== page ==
Posts by Dr. John

    I just heard Penny Lane on the radio while driving. Never fails to put me in a good mood and automatically makes me smile and sing along.

    I wish they would release the rare version with the final piccolo trumpet line over the last few seconds. I have it on vinyl on Rarities but I don't think it was released subsequently.

    One thing that I think is often overlooked when talking about Paul is what an incredible singer he is/was. He's such an iconic figure that people seem to hardly listen to what he actually did. I personally don't know many singer with a range going from Helter Skelter which would give any hard rock singer a run for his money, over song like I will or Here, There and Everywhere, to his cover of Long Tall Sally or Martha my Dear. The sheer power, flexibility and versatility of his voice is simply incredible. He really makes a beautiful sound.

    Agree. He is incredibly versatile and very convincing in all of his modes.

    And in response to your reply above, yes Paul has many other great bits. The bass on Rain, the acoustic guitar in Blackbird, the melody for the piccolo trumpet on Penny Lane...

    Am I the only person who thinks it's vaguely possible to rank Phil's studio albums from best to worst int the order they were released?

    I kinda agree with this. As others have mentioned, Face Value is very strong musically, with very wide-ranging material. I like HIMBG almost as much, although I don't find it quite as interesting musically. NJR has some great peaks - Take Me Home is perhaps my favourite of his solo songs - but there are some hokey/maudlin/trite elements starting to show more. I don't really like Both Sides, not because it is more down in mood, but because I find the lyrics really cringeworthy. And it just goes further downhill for me from there.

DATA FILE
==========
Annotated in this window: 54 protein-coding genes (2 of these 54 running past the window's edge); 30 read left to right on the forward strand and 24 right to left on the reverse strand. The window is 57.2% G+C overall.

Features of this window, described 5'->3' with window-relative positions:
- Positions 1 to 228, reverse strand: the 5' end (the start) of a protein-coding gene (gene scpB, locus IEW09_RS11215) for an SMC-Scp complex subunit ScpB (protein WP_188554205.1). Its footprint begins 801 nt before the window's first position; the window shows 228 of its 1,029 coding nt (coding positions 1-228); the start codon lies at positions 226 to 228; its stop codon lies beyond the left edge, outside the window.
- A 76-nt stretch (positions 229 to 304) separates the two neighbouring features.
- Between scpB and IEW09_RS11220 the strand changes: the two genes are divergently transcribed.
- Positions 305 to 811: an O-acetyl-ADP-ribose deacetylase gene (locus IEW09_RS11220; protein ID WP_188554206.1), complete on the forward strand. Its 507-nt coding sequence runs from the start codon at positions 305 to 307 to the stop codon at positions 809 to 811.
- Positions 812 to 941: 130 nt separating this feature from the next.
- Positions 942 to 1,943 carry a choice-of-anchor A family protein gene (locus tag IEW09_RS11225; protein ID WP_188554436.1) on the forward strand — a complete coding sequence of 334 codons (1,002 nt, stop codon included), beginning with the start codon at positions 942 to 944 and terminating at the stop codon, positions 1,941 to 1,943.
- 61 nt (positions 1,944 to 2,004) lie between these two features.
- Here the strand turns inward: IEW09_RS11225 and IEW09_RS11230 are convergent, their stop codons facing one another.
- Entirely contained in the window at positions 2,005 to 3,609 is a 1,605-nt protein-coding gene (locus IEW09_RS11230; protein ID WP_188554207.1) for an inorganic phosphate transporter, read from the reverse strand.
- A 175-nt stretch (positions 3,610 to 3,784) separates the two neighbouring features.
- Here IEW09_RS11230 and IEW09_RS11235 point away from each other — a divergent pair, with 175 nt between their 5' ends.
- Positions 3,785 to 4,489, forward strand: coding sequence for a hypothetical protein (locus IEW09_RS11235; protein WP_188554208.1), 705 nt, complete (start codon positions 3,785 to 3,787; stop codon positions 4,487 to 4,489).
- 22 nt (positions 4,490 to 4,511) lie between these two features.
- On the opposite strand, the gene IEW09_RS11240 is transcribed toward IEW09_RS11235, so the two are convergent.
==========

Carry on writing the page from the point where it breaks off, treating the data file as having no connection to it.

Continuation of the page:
Just picking up on a couple of previous points.

    Admittedly the jam section of IKWIL only contains snippets of other songs, which doesn't quite work for my definition of a medley (at least give me a full verse or chorus or major instrumental section). That said, I do find the snippets of the old songs interesting - DWTML (around 5:02), Stagnation (around 5:41), Visions of Angels (around 5:48), Blood on the Rooftops(around 6:29) on the Seconds Out version. The inclusion of the DLMBM is definitely there around 7:19. I'm sure there are other bits in the jam that I haven't yet connected to their origins. The 2007 tour version reprised the BotR bit and then the Stagnation bit when the jam kicks in after the tambourine routine. I don't particularly like the WCD version with snippets of Follow You, Follow Me, etc.

    With regards to resurrecting Supper's Ready in 2007, given that they lowered the keys of various songs for the 2007 tour and Phil seemed to handle them, then they could have done the same for at least a portion of Supper's Ready. If Phil could sing a lower version of Mama, which is a grueling workout for his higher range, then the end of Supper's Ready should also have been possible a few steps down.

    A couple of favourite moments which spring to mind from Beatles songs:

    The guitar solo in Taxman which I think is by McCartney although it's a Harrison song

    Particularly love Paul's guitar solo in Taxman - great bit.

    Lyrically the song doesn't engage me. Musically I find it quite enjoyable, if not hitting the peaks of the rest of the album.

    Although I wish Peter hadn't done so much vocal repair work on Archive 1, I do like his new vocal on this track.

    Ry Cooder was great, for anyone planning to catch this tour. As usual, he has some excellent musicians backing him (including his son on drums). The stuff from his new album fits well with the old chestnuts he brings out.

    I’ve never really liked The Musical Box. I don’t think it’s very interesting until the final “she’s a lady” section. And even then, I prefer when Collins did it during the Old Medley on The Way We Walk.